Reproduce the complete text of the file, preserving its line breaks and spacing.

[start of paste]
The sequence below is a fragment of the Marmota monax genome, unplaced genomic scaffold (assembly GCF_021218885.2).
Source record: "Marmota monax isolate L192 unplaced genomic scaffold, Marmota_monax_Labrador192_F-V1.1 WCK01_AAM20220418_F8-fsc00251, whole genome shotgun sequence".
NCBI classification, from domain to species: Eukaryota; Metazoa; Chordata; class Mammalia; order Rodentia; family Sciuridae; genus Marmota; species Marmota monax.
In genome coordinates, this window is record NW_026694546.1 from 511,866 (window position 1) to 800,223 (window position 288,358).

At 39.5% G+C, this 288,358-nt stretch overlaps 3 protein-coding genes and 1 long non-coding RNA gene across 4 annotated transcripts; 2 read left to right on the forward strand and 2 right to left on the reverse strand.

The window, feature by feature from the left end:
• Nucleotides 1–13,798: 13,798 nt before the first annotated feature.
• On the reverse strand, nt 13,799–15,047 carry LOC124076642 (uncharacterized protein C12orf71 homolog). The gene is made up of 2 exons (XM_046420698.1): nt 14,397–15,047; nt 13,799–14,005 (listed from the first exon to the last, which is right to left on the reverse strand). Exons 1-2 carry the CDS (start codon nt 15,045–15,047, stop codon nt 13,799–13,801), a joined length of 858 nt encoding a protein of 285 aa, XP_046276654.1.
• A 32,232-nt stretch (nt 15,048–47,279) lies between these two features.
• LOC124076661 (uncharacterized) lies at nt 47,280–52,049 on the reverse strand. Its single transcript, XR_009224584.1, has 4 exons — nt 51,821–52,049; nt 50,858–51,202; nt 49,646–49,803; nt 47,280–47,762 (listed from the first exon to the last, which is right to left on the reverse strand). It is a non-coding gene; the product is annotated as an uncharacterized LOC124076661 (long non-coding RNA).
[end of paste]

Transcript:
The sequence below is a fragment of the Marmota monax genome, unplaced genomic scaffold (assembly GCF_021218885.2).
Source record: "Marmota monax isolate L192 unplaced genomic scaffold, Marmota_monax_Labrador192_F-V1.1 WCK01_AAM20220418_F8-fsc00251, whole genome shotgun sequence".
NCBI classification, from domain to species: Eukaryota; Metazoa; Chordata; class Mammalia; order Rodentia; family Sciuridae; genus Marmota; species Marmota monax.
In genome coordinates, this window is record NW_026694546.1 from 511,866 (window position 1) to 800,223 (window position 288,358).

At 39.5% G+C, this 288,358-nt stretch overlaps 3 protein-coding genes and 1 long non-coding RNA gene across 4 annotated transcripts; 2 read left to right on the forward strand and 2 right to left on the reverse strand.

The window, feature by feature from the left end:
• Nucleotides 1–13,798: 13,798 nt before the first annotated feature.
• On the reverse strand, nt 13,799–15,047 carry LOC124076642 (uncharacterized protein C12orf71 homolog). The gene is made up of 2 exons (XM_046420698.1): nt 14,397–15,047; nt 13,799–14,005 (listed from the first exon to the last, which is right to left on the reverse strand). Exons 1-2 carry the CDS (start codon nt 15,045–15,047, stop codon nt 13,799–13,801), a joined length of 858 nt encoding a protein of 285 aa, XP_046276654.1.
• A 32,232-nt stretch (nt 15,048–47,279) lies between these two features.
• LOC124076661 (uncharacterized) lies at nt 47,280–52,049 on the reverse strand. Its single transcript, XR_009224584.1, has 4 exons — nt 51,821–52,049; nt 50,858–51,202; nt 49,646–49,803; nt 47,280–47,762 (listed from the first exon to the last, which is right to left on the reverse strand). It is a non-coding gene; the product is annotated as an uncharacterized LOC124076661 (long non-coding RNA).